As the Academy Awards night apporaches, controversy grows around the films selected by the Jury.
"The shape of water", the film by Guillermo del Toro, nominated for 13 Academy Awards, is accused of plagiarism: the film would be based on the 1969 play 'Let Me Hear You Whisper' of the Pulitzer Prize Paul Zindel . The legal action against the film's director, producer and movie house was presented by David Zindel, the son and heir of the famous playwright, who blames them for not having "shamelessly copied the story, the elements and the characters" of his father's comedy, even using the same words.
The word is now up to the Court, called to determine whether Zindel's allegations are founded. However, it is not the first time in Hollywood that there have been battles on accusations of plagiarism, especially in the presence of films of expected success.
The classic Western by Sergio Leone For a handful of dollars is one of the peaks of its kind, thanks to the incredible performance of Clint Eastwood, a tramp gunner who, during his wanderings, ends up in the middle of a conflict between two families in a small village on the border with Mexico. Unfortunately, the film is also an unauthorized remake of a film by Akira Kurosawa entitled Yojimbo. Kurosawa sent Leone a letter saying "Nice movie, but it was my Movie", and sued him asking for a percentage of the proceeds. The two agreed for a reimbursement of 100 thousand dollars and 15% of profits worldwide.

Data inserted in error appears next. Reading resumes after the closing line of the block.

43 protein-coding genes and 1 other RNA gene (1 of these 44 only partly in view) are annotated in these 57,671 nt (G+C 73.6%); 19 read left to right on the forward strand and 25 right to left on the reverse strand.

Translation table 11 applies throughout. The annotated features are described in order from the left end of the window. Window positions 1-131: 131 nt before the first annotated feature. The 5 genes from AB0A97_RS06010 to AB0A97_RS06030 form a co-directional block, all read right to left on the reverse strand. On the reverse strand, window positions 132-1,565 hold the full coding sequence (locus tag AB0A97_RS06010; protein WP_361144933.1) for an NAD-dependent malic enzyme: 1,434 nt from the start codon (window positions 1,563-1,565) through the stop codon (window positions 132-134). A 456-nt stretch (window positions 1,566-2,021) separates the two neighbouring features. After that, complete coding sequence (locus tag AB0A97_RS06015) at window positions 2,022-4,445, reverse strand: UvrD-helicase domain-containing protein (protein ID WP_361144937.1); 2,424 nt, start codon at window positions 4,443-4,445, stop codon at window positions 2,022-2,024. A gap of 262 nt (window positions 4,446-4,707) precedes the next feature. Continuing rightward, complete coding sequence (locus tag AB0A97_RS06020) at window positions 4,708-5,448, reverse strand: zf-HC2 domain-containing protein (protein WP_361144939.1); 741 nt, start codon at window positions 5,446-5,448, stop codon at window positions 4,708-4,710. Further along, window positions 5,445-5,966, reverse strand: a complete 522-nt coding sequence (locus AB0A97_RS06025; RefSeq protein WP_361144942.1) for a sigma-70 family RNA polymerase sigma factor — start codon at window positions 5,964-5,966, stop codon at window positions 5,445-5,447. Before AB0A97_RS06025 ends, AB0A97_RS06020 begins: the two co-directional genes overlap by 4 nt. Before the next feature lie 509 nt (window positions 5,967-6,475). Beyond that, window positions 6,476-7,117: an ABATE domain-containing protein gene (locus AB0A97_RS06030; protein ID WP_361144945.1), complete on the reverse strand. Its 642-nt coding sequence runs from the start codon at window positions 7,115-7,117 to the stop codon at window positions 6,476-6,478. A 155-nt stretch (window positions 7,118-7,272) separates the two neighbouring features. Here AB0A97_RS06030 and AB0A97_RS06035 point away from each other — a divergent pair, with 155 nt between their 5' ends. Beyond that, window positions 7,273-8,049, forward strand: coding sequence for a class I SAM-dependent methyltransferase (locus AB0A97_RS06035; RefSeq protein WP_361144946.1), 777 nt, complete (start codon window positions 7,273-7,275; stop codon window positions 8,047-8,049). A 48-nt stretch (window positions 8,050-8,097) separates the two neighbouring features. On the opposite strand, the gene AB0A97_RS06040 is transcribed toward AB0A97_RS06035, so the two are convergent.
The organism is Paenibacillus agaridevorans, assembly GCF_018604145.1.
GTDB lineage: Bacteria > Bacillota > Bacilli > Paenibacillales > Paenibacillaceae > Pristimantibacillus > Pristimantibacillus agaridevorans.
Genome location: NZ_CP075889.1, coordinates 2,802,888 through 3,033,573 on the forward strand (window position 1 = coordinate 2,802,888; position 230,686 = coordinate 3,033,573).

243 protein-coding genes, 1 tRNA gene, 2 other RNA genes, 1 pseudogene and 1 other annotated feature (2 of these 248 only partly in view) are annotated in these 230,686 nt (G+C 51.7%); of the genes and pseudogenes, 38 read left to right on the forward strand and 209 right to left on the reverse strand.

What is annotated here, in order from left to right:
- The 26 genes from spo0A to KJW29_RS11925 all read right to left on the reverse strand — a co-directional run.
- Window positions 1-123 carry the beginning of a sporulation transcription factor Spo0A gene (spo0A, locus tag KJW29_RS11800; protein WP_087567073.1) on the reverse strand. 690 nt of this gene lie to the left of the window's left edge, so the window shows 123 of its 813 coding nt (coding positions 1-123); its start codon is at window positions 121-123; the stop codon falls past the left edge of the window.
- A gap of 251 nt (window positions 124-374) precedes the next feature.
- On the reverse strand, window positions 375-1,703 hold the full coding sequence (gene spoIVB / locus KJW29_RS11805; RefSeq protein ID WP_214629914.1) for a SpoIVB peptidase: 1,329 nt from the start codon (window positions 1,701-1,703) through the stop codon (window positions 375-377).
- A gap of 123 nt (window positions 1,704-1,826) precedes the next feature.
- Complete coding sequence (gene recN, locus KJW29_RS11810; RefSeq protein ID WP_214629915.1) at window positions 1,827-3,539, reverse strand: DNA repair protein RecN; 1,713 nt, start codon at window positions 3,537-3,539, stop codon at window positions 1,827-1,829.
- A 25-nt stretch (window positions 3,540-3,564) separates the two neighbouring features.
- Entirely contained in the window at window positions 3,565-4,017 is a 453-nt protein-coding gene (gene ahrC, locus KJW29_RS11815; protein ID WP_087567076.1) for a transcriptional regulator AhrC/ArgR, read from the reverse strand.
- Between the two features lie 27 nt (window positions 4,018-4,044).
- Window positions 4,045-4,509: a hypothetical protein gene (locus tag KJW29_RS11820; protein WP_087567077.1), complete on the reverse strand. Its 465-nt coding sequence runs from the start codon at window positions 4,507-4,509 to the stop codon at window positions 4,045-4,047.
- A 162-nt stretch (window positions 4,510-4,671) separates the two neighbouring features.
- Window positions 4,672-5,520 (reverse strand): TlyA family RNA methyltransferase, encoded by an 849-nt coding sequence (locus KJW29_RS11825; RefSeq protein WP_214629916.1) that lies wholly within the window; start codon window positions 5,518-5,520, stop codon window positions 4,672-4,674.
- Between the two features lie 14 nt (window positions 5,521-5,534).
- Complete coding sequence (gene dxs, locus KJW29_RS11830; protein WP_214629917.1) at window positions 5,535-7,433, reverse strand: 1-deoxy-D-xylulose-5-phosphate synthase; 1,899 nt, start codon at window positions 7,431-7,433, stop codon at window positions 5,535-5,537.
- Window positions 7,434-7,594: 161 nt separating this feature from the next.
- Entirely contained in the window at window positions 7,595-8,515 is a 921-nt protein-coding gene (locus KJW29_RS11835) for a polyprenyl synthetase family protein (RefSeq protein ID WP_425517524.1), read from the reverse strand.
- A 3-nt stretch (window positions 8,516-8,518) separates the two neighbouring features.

Another striking case was that of Terminator. Harlan Ellison is one of the most litigious authors in the American science fiction world, and there are now dozens of lawsuits against people accused of stealing his ideas. However, the lawsuit he filed against James Cameron for The Terminator was slightly different. Ellison wrote an episode of Beyond the Limits called Demon With a Glass Hand, which told the story of a robot soldier who, disguised as a human, is sent back in time. Orion Pictures decided to pay compensation before the case arrived in court, and Ellison earned money and was credited to the film.
Last we hanve to mention the case of "Coming to America” a movie starrign Eddie Murphy.
In 1982, the well-known screenwriter Art Buchwald wrote a treatment for Paramount entitled King for a day, in which the protagonist was a rich and arrogant African ruler who traveled to America. The protagonist should have been Eddie Murphy. Paramount bought the treatment and spent a few years in a vain attempt to find someone who wrote the screenplay before leaving the project in 1985. The rights returned to Buchwald, which sold them to Warner Brothers. Later Paramount made a film with Eddie Murphy who played the part of a rich and ignorant African ruler traveling to the United States. The film was titled The Prince Looking Wife. Buchwald was neither paid nor credited, so he sued but Paramount agreed privately with him for an unknown figure.